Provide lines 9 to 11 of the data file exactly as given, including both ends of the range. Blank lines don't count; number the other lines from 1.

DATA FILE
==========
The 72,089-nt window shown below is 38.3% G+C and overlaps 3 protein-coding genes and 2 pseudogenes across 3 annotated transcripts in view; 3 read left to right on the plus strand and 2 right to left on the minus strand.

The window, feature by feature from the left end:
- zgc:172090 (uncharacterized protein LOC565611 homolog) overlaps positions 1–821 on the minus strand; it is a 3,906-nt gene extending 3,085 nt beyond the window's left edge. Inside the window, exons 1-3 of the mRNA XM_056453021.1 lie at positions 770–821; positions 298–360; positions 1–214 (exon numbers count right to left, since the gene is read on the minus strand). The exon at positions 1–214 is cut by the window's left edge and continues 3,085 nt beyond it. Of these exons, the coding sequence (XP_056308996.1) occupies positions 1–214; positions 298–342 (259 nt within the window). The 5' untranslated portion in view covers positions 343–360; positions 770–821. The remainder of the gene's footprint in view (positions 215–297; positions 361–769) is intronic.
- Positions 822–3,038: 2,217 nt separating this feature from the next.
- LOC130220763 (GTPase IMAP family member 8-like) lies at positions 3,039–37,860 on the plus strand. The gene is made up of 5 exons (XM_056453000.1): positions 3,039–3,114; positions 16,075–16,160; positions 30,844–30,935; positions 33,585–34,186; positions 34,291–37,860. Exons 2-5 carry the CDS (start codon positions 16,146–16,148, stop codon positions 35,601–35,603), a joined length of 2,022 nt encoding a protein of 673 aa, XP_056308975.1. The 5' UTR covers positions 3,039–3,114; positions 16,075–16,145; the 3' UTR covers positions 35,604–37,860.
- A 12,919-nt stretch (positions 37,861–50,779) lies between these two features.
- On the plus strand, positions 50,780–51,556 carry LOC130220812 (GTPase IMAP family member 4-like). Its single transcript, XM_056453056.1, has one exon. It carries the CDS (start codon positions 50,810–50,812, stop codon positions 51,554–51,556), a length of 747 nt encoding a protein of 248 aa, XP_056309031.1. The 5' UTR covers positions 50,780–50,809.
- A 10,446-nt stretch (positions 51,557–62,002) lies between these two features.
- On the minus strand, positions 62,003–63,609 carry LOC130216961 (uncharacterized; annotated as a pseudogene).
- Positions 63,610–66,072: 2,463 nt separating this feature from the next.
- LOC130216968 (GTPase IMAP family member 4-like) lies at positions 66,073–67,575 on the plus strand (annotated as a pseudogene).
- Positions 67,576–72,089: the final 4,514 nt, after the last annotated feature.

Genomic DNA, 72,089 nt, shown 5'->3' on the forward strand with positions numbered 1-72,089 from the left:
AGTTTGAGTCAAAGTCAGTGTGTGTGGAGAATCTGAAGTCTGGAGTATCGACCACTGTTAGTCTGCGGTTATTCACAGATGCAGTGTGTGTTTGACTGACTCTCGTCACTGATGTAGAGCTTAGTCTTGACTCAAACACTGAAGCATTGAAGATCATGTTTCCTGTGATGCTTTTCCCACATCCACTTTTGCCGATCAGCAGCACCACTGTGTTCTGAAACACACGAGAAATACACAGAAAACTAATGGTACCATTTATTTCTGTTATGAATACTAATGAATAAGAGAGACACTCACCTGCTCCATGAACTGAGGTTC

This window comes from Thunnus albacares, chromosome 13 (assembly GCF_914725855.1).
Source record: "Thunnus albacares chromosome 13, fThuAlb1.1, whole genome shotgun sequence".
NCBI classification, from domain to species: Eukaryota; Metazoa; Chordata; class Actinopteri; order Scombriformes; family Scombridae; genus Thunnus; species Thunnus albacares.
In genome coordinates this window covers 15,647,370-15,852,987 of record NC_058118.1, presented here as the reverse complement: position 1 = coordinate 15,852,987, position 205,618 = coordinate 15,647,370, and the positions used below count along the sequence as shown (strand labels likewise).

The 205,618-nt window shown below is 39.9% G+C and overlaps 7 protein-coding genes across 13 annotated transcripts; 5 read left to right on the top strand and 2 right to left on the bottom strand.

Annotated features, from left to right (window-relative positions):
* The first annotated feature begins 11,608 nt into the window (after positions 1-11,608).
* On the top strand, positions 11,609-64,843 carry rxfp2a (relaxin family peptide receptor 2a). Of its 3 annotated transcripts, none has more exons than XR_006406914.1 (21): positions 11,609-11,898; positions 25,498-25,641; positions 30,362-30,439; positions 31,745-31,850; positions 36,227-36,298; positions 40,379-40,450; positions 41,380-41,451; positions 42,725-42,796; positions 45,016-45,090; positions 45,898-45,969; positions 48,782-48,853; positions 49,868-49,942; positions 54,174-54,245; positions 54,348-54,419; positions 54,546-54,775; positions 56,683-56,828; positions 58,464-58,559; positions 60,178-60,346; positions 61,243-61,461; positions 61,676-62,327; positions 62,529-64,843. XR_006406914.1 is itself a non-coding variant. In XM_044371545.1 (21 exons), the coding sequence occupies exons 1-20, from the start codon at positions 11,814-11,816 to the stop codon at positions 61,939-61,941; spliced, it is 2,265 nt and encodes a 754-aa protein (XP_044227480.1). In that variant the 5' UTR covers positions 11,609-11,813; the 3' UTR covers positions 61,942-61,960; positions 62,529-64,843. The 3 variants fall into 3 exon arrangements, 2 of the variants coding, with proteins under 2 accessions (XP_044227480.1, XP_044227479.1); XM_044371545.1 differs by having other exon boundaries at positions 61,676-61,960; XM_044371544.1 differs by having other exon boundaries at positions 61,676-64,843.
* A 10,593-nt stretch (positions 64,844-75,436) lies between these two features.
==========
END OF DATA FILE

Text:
- On the minus strand, positions 62,003–63,609 carry LOC130216961 (uncharacterized; annotated as a pseudogene).
- Positions 63,610–66,072: 2,463 nt separating this feature from the next.
- LOC130216968 (GTPase IMAP family member 4-like) lies at positions 66,073–67,575 on the plus strand (annotated as a pseudogene).